Moonshots and loving carbon: Climate action requires step away from ‘less bad’ business models
Interface's regional sustainability manager Jon Khoo reflects on the success of the firm's Mission Zero sustainability strategy and why businesses need to set "moonshot goals", view the climate emergency through the lens of "climate optimism" and start "loving carbon".
Earlier this month, global carpet manufacturer and sustainability leader Interface revealed that it had achieved the environmental ambitions of its Mission Zero strategy one year ahead of its 2020 timeframe.
Interface created its Mission Zero strategy based on Founder Ray Anderson’s famous “spear in the chest moment” in 1994 where he realised business could be viewed as plunderers of the planet. The strategy was unprecedented in its scope at the time and still holds its ambitious credentials in the modern era of sustainable business.
The company’s innovation partner Jon Khoo told edie that Mission Zero has encompassed numerous “moonshot goals” that had created a level of ambition and willingness within the business that has galvanised its people to redefine how a business could interact with the environment. He also added that moonshot goals were key to enabling today’s businesses to stare down the climate emergency and deliver tangible, transformational action.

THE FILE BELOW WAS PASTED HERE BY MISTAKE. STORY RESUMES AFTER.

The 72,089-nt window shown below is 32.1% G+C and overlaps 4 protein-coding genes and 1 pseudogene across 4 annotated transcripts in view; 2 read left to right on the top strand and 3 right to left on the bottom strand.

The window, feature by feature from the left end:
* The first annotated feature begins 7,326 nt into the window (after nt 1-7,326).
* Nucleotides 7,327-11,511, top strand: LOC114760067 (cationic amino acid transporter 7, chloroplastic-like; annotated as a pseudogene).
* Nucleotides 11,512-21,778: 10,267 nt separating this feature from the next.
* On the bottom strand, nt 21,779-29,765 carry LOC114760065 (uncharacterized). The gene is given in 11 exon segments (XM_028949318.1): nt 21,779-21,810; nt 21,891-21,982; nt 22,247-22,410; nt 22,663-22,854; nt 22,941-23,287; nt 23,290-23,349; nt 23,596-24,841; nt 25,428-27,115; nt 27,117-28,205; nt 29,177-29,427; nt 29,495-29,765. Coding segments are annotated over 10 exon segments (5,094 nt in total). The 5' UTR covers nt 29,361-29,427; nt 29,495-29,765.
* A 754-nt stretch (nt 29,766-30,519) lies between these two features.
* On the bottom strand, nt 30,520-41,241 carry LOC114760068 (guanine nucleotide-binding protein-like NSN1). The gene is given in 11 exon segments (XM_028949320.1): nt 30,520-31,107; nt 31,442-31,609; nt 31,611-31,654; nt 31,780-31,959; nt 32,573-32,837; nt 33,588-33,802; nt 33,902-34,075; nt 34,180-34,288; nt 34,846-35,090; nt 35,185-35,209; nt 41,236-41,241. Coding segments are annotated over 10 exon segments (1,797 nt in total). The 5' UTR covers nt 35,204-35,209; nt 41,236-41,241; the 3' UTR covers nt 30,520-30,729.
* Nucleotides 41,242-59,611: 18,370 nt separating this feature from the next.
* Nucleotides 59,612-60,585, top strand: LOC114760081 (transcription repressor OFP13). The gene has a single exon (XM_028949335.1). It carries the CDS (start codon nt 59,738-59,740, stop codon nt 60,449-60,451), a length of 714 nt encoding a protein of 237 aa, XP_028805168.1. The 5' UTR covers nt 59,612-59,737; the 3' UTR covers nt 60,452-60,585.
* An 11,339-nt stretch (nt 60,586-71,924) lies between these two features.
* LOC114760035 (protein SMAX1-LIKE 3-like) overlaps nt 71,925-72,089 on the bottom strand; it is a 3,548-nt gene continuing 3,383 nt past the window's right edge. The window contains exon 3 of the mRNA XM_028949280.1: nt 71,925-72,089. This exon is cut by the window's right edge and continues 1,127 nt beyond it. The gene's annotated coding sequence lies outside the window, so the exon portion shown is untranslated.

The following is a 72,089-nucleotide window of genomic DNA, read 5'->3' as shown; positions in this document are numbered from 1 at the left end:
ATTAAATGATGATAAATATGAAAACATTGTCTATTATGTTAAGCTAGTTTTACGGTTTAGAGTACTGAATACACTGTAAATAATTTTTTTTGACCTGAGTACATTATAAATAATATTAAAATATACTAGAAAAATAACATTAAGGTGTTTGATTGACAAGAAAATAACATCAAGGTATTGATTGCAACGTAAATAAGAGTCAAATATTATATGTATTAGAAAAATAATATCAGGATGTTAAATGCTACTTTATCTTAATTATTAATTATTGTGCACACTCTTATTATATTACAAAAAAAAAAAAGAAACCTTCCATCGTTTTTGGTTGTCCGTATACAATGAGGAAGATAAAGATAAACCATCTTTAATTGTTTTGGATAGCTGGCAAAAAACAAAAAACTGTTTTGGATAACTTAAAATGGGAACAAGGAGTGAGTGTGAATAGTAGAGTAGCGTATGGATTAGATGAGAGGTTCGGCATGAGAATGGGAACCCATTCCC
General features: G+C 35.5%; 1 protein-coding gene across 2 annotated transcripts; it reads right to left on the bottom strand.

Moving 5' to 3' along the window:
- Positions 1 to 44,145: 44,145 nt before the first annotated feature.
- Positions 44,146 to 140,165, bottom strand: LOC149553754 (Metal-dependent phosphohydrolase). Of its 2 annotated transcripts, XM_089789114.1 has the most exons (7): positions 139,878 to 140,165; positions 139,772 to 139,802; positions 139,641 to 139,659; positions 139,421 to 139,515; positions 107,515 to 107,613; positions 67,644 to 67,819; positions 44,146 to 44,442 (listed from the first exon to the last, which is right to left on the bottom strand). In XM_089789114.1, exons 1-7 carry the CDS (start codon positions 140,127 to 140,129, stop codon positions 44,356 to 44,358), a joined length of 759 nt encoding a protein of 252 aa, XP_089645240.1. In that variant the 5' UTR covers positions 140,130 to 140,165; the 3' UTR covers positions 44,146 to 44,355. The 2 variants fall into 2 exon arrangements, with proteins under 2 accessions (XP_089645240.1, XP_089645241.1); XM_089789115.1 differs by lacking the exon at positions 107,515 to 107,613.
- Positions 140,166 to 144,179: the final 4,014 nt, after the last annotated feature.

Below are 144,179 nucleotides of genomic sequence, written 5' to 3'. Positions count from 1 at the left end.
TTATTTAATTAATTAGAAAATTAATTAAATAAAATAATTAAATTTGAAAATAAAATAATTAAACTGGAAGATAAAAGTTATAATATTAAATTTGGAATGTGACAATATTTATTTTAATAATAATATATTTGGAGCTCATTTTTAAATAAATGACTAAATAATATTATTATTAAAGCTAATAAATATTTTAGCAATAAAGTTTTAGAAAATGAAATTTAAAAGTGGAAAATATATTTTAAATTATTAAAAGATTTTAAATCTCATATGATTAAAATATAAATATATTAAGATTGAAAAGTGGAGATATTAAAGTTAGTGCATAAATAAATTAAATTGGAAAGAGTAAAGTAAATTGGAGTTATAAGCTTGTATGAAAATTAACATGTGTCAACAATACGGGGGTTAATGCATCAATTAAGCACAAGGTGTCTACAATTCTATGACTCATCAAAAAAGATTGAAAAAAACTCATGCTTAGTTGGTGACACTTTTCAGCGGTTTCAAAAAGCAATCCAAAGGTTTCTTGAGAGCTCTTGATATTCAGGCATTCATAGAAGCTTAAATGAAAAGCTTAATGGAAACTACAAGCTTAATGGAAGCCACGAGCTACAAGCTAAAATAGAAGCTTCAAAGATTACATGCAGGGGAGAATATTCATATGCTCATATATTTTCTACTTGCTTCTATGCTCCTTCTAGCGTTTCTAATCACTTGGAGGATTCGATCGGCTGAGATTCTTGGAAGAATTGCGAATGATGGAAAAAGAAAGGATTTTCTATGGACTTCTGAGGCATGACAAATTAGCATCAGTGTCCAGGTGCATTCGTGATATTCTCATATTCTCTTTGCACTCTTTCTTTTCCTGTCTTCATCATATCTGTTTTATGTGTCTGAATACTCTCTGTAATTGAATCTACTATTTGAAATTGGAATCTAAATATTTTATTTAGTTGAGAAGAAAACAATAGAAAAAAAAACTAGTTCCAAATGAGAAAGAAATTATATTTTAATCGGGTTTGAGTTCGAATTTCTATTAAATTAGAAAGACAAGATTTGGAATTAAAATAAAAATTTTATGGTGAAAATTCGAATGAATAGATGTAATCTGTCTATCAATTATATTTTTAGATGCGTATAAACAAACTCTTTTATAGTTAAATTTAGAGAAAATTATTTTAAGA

“If you go out with a bold goal, it inspires people, and we need those bold goals today,” Khoo told edie. “But we needed a plan; it made sense of the big, bold moonshot goals and people could relate to how it fitted with their roles in the business.
“It required a change in mindset, an openness and willingness to believe that the moonshot goal was possible. The crux for us, in terms of going beyond zero, is looking beyond incremental, and doing less bad. Greta talks about the house being on fire, and we can’t only put out half of the fire, you need to be bigger and bolder.”
Climate Take Back
The strategy focused on reducing impact in three key areas of the business: factories, products and suppliers. Over the last 25 years, Interface has recorded a 69% reduction in the carbon footprint of carpet tile products, a 96% reduction in greenhouse gas (GHG) emissions globally, sourced 89% renewable energy and 100% renewable electricity globally, reduced water use per unit of production by 89% globally and recorded a 92% reduction in waste to landfill across the global business.
Interface is now forging ahead with its Climate Take Back strategy, which is also filled to the brim with moonshot goals. It focuses on “bringing carbon home and reversing climate change”, transforming dispersed materials into “products and goodness” and creating supply chains that benefit all life and “factories that are like forests”. Last year, Interface committed to becoming carbon negative by 2040.
While pushing ahead with those ambitions, Interface is also reflecting on its past achievements and has published a “Lessons for the Future” report, detailing the enablers that allowed the firm to reach Mission Zero.
Alongside moonshots, Khoo claimed that one lesson that business would need to learn today to deliver real change in the future is to break out of the traditional mindset that focuses on doing “less bad”.
“There’s a traditional mindset within sustainability that is still focused on trying to do less bad,” Khoo said. “It’s the right direction, but it’s too slow. If you’re being iterative, it’s going to be far too late to make a difference.